Florida manatee with injuries in Three Sisters Spring. Trichechus manatus latirostris. King's Bay, Crystal River, Florida, USA.
Tourists observe a Florida manatee near Three Sisters Spring. Trichechus manatus latirostris. King's Bay, Crystal River, Florida, USA.
Tourists observe Florida manatees outside Three Sisters Spring. Trichechus manatus latirostris. King's Bay, Crystal River, Florida, USA.
Florida manatees in Three Sisters Spring. Trichechus manatus latirostris. King's Bay, Crystal River, Florida, USA.
The identity of endangered Florida manatees can be determined by researchers who know the patterns of the permanent scars. Some of the animals exhibit propeller slashes from more than 40 strikes. While many manatees live on after these encounters, more than half of manatee deaths in Florida are caused by boats. Trichechus manatus latirostris. Florida, USA.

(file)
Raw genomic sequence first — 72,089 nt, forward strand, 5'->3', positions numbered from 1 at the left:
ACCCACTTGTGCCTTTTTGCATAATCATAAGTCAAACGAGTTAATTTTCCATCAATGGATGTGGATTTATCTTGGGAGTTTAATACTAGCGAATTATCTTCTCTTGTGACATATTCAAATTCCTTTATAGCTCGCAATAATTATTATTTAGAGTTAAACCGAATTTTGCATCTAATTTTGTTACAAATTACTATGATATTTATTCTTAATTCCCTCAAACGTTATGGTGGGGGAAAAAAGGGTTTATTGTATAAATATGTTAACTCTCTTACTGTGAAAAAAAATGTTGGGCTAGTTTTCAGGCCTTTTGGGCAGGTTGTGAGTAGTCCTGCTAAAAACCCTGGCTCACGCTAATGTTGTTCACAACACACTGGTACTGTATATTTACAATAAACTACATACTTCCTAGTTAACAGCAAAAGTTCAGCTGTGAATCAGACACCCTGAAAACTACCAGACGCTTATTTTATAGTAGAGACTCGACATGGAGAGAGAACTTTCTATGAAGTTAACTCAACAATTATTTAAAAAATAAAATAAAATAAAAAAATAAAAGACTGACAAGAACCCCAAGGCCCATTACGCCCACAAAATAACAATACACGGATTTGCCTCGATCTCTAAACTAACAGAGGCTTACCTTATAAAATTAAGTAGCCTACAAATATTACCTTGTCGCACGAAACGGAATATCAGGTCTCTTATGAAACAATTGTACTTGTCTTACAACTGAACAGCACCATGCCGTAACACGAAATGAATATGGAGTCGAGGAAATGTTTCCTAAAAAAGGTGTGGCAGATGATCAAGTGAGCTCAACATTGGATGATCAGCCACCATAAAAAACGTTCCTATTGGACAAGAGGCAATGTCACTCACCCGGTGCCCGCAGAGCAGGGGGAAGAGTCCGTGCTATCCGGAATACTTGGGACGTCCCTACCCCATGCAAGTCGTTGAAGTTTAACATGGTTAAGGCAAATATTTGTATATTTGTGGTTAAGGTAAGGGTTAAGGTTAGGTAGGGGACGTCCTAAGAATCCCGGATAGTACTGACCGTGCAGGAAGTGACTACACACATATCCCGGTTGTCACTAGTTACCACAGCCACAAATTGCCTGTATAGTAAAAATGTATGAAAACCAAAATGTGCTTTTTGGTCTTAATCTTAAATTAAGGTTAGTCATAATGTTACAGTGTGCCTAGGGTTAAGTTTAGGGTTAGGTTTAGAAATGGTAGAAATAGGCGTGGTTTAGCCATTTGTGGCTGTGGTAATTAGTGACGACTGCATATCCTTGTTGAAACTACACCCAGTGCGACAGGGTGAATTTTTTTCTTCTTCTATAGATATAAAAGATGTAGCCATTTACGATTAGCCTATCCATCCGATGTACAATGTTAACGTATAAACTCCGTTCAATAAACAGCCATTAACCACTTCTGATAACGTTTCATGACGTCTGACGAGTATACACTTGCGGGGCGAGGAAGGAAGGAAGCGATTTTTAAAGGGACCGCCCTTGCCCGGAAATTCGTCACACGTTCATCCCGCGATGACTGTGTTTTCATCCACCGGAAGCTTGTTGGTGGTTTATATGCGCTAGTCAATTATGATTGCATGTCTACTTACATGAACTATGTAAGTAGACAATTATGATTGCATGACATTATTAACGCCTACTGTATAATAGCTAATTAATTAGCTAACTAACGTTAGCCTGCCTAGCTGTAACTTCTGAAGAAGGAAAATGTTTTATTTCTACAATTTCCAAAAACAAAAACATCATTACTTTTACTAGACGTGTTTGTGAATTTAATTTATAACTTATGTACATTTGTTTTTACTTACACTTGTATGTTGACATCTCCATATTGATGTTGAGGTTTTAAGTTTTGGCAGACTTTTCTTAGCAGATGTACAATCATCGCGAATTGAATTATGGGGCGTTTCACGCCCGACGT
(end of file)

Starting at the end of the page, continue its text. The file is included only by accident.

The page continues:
Research biologist Robert Bonde from the U.S. Geological Survey and a team of colleagues from conservation partners capture a Florida manatee using a net. Their research is evaluating the health of the manatees in King's Bay. Trichechus manatus latirostris. King's Bay, Crystal River, Florida, USA.
At Blue Springs State Park, endangered Florida manatees gather in droves to keep warm in the tepid waters of the natural spring during the cold months of the year. Researchers are learning about individual animals who frequent the same site year after year to survive the winter. Trichechus manatus latirostris. Florida, USA.